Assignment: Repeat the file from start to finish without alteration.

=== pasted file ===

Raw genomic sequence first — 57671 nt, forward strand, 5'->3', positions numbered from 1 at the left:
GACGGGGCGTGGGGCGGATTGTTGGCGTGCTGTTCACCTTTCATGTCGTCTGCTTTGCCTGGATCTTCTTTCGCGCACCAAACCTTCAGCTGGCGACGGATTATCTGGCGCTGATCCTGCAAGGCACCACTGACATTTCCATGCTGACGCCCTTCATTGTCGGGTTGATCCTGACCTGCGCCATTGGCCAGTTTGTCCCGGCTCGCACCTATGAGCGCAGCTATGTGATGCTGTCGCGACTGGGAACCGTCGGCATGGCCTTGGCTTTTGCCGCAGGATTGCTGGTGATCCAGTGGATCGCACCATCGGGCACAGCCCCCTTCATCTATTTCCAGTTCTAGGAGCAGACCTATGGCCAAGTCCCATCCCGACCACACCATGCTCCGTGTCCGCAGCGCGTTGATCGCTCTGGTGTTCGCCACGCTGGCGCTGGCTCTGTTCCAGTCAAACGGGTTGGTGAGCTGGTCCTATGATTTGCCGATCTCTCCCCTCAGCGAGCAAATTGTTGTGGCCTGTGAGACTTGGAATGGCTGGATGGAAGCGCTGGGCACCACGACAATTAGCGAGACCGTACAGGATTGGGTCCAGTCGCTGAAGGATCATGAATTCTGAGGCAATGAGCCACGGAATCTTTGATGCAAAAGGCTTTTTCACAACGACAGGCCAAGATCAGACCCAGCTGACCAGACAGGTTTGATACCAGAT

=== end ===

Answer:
Raw genomic sequence first — 57671 nt, forward strand, 5'->3', positions numbered from 1 at the left:
GACGGGGCGTGGGGCGGATTGTTGGCGTGCTGTTCACCTTTCATGTCGTCTGCTTTGCCTGGATCTTCTTTCGCGCACCAAACCTTCAGCTGGCGACGGATTATCTGGCGCTGATCCTGCAAGGCACCACTGACATTTCCATGCTGACGCCCTTCATTGTCGGGTTGATCCTGACCTGCGCCATTGGCCAGTTTGTCCCGGCTCGCACCTATGAGCGCAGCTATGTGATGCTGTCGCGACTGGGAACCGTCGGCATGGCCTTGGCTTTTGCCGCAGGATTGCTGGTGATCCAGTGGATCGCACCATCGGGCACAGCCCCCTTCATCTATTTCCAGTTCTAGGAGCAGACCTATGGCCAAGTCCCATCCCGACCACACCATGCTCCGTGTCCGCAGCGCGTTGATCGCTCTGGTGTTCGCCACGCTGGCGCTGGCTCTGTTCCAGTCAAACGGGTTGGTGAGCTGGTCCTATGATTTGCCGATCTCTCCCCTCAGCGAGCAAATTGTTGTGGCCTGTGAGACTTGGAATGGCTGGATGGAAGCGCTGGGCACCACGACAATTAGCGAGACCGTACAGGATTGGGTCCAGTCGCTGAAGGATCATGAATTCTGAGGCAATGAGCCACGGAATCTTTGATGCAAAAGGCTTTTTCACAACGACAGGCCAAGATCAGACCCAGCTGACCAGACAGGTTTGATACCAGAT